How to measure a country


The Best Countries ranking incorporates the views of more than 21,000 individuals surveyed in 36 countries in four regions: the Americas, Asia, Europe, and the Middle East and Africa. These people included a high proportion of “informed elites” – college-educated people who keep up with current affairs – along with business decision makers and members of the general public.


Collectively, the 80 countries in the 2017 ranking account for about 95 percent of global Gross Domestic Product and represent more than 80 percent of the world’s population.


People surveyed for Best Countries were asked how closely they associated 65 attributes with a range of countries. These attributes were then grouped into eight categories that were used to calculate the Best Countries ranking:


State of a nation – the 8 elements of a country’s brand


Adventure: a country is seen as friendly, fun, has a pleasant climate, is scenic or sexy.


Citizenship: it cares about human rights, the environment, gender equality, is progressive, has religious freedom, respects property rights, is trustworthy, and political power is well distributed.


Cultural influence: it is culturally significant in terms of entertainment, its people are fashionable and happy, it has an influential culture, is modern, prestigious and trendy.


Entrepreneurship: it is connected to the rest of the world, has an educated population, is entrepreneurial, innovative, and provides easy access to capital. There is a skilled labor force, technological expertise, transparent business

practices, well-developed infrastructure, and a well-developed legal framework.


Heritage: the country is culturally accessible, has a rich history, has great food, and many cultural attractions.


Open for business: manufacturing is inexpensive, there’s a lack of corruption, the country has a favorable tax environment, and transparent government practices.


Power: it is a leader, is economically and politically influential, has strong international alliances and a strong military.


Quality of life: there’s a good job market, affordable living costs, it’s economically and politically stable, family-friendly, safe, has good income equality and well-developed public education and health systems.


Each of the eight measures is given a weighting in its contribution to the total score for each country, as follows .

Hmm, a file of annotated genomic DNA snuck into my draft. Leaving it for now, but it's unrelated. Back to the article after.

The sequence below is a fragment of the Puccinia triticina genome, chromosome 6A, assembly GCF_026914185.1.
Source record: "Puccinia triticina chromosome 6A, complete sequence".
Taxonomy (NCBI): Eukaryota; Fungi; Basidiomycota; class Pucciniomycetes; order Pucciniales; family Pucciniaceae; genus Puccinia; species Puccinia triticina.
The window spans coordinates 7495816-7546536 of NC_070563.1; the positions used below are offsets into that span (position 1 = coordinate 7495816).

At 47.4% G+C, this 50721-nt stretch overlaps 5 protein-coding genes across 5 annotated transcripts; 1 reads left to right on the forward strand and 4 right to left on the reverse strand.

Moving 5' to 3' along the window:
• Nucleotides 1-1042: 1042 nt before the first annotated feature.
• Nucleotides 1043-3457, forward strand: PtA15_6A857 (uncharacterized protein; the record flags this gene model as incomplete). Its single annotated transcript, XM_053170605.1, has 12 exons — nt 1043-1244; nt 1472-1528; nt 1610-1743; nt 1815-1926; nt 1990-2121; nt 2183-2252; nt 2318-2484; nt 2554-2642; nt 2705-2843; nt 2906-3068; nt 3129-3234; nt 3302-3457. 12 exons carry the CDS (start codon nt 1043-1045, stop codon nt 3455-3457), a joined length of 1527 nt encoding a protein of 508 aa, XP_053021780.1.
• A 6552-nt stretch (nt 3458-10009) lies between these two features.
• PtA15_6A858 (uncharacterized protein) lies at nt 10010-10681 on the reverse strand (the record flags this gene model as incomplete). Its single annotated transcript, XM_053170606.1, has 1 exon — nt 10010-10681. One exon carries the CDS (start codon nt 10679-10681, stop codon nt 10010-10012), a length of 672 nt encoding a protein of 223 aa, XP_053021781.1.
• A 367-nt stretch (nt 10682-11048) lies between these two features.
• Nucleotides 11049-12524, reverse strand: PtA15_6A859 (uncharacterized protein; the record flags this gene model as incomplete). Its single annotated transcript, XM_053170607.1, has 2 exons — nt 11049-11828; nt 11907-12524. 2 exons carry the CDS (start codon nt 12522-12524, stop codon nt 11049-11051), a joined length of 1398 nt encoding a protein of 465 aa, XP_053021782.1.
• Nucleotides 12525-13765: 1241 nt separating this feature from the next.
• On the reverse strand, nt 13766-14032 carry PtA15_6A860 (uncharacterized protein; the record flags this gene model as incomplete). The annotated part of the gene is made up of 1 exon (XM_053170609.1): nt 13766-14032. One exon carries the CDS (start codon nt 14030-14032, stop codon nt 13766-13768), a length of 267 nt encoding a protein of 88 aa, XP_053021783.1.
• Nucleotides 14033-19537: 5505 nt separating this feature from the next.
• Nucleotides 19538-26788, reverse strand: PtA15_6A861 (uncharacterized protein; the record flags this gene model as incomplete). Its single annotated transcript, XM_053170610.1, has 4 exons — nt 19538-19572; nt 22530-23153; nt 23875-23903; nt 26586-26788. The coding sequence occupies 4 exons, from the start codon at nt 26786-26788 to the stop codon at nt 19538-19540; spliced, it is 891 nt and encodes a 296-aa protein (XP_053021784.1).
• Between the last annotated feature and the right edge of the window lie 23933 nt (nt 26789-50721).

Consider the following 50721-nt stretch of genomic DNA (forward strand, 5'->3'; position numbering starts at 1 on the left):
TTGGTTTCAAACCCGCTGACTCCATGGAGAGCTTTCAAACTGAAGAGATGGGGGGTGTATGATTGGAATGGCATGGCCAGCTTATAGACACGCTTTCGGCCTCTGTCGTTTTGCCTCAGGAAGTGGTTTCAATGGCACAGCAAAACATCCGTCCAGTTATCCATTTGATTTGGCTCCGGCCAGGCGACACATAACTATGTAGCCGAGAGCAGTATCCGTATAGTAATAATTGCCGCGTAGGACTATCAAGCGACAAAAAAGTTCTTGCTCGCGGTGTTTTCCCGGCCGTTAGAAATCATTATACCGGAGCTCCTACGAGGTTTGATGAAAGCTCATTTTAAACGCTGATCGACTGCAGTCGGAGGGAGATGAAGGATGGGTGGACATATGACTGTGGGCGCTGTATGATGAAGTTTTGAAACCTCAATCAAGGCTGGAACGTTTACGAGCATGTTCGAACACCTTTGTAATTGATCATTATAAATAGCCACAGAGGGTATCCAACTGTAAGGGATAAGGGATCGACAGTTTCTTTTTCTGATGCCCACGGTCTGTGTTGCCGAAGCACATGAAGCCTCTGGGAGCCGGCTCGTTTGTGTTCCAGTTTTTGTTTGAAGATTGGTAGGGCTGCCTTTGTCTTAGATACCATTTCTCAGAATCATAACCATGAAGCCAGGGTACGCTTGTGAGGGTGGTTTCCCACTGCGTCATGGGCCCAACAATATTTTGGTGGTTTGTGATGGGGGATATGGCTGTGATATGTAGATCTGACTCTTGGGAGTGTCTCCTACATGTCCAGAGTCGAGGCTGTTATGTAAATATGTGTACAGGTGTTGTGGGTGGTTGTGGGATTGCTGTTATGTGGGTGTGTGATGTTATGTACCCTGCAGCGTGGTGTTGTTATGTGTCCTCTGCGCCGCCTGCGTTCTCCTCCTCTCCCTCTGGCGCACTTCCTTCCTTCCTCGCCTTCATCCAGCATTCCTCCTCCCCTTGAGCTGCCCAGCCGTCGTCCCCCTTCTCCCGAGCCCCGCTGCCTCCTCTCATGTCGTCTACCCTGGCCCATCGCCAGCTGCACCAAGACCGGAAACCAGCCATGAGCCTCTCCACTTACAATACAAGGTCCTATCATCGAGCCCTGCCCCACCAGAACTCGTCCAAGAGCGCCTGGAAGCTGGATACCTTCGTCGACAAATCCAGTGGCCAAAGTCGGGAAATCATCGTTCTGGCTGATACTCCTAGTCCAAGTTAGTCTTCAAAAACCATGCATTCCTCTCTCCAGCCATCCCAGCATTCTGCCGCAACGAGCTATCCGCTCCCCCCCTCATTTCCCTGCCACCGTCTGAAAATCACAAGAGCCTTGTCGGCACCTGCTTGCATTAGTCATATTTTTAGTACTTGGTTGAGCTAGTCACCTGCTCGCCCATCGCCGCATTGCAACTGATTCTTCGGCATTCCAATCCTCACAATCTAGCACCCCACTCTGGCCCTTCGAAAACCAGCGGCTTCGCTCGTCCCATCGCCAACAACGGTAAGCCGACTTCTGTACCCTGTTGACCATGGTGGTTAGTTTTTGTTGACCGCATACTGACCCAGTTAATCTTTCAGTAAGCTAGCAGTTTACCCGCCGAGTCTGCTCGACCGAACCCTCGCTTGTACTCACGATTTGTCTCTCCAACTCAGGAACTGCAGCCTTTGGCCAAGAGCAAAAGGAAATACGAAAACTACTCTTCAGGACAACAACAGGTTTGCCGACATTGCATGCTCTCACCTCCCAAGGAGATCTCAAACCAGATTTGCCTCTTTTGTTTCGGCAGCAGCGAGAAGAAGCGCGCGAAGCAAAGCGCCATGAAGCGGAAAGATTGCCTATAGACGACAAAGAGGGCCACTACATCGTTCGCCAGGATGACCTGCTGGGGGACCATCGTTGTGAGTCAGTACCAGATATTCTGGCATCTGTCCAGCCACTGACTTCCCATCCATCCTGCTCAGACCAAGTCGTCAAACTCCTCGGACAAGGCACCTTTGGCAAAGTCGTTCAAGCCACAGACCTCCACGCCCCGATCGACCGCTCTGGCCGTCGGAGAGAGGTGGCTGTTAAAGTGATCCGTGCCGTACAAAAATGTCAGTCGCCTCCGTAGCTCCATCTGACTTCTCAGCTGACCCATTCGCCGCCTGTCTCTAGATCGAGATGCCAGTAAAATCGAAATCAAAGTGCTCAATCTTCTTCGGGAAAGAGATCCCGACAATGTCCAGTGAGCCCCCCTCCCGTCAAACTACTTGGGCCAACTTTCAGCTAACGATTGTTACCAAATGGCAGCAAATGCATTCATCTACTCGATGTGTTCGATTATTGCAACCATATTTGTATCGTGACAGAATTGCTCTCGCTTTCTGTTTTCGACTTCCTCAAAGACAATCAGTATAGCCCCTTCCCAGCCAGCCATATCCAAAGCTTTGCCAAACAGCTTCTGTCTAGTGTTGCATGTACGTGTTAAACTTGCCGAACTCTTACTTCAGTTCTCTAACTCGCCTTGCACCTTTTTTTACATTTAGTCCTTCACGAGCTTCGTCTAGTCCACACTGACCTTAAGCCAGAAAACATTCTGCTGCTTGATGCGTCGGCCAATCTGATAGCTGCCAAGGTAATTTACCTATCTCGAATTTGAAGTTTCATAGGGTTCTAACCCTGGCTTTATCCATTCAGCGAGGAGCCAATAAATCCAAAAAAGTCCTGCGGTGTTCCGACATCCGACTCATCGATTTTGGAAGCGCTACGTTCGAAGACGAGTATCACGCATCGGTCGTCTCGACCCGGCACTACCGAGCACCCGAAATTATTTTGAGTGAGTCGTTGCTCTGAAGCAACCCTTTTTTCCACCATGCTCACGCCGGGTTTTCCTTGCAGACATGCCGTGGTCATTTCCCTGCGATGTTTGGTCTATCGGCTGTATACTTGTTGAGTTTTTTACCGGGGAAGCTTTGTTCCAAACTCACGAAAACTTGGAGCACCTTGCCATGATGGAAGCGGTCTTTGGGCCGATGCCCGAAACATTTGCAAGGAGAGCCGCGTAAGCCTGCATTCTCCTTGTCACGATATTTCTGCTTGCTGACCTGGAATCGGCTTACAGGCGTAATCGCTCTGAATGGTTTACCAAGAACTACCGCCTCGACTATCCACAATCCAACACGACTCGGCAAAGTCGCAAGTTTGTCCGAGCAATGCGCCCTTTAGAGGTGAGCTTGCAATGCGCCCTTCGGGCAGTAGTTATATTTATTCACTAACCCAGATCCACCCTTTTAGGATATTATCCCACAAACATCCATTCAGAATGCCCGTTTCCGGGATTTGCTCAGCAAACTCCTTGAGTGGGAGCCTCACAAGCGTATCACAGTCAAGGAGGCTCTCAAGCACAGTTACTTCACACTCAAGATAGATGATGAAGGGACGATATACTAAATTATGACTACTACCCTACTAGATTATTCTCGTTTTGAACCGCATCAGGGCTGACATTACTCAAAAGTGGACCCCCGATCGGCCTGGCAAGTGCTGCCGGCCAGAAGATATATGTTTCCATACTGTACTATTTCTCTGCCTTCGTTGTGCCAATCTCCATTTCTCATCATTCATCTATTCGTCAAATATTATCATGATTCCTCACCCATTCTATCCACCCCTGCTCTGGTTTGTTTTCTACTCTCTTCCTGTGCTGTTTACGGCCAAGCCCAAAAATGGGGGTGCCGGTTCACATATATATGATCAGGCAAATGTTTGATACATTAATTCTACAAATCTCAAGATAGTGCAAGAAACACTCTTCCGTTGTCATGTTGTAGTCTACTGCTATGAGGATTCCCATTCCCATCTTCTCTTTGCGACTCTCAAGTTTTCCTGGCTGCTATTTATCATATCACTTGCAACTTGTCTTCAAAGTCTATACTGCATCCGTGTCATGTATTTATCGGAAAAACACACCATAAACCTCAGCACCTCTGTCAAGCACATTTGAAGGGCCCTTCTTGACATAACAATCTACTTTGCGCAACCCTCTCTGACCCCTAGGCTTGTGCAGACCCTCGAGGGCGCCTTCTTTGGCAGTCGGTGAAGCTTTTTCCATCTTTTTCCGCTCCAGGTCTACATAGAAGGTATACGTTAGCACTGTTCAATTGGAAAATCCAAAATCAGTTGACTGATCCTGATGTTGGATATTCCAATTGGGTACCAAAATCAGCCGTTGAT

The weight of each category in the final index was determined by the strength of its correlation to per capita GDP (at purchasing power parity).  As seen in the above chart, a nation focused on providing great quality of life for its people, which cares about rights and equality, and has a focus on entrepreneurship, is seen as having the most powerful nation brand. This reflects how the world has changed; no longer is it just tanks and banks that give a country influence around the world. Hard power is making way for softer power that comes about as a result of entrepreneurship and cultural exports.


In addition to the eight categories above, a momentum metric called “Movers” represents 10 percent of the index, measuring how different, distinctive, dynamic, and unique a country is seen to be.


To see the full Best Countries methodology, click here.



Best of the best



Switzerland tops the ranking as it is highly regarded for its citizenship, being open for business, for having an environment that encourages entrepreneurship, offering its citizens a high quality of life, and for being culturally influential. All of the other countries in the top five also score highly across all of these measures. Canada is especially strong on the citizenship measure. Germany has a similar Best Countries profile to the UK, though Germany is stronger on entrepreneurship and is seen as offering a better quality of life. Japan’s greatest strength is also entrepreneurship, but it also scores highly across all the other measures.



A closer look at Brand Germany


#4 out of 80 countries


Germany consistently appears in the Top 5 of the Best Countries ranking, though in the past year it has slipped from 1st to 4th place. Some of this is a result of a change in the study, which now includes 80 countries, compared to 60 a year earlier. The number one spot is now claimed by Switzerland, which was not part of the earlier study. Canada and the UK have retained their grip on second and third places, relegating Germany to fourth. Scores are out of a possible 10, and rankings show Germany’s place on each attribute, out of 80 countries.



Germany ranks:









Keeping up with the neighbors?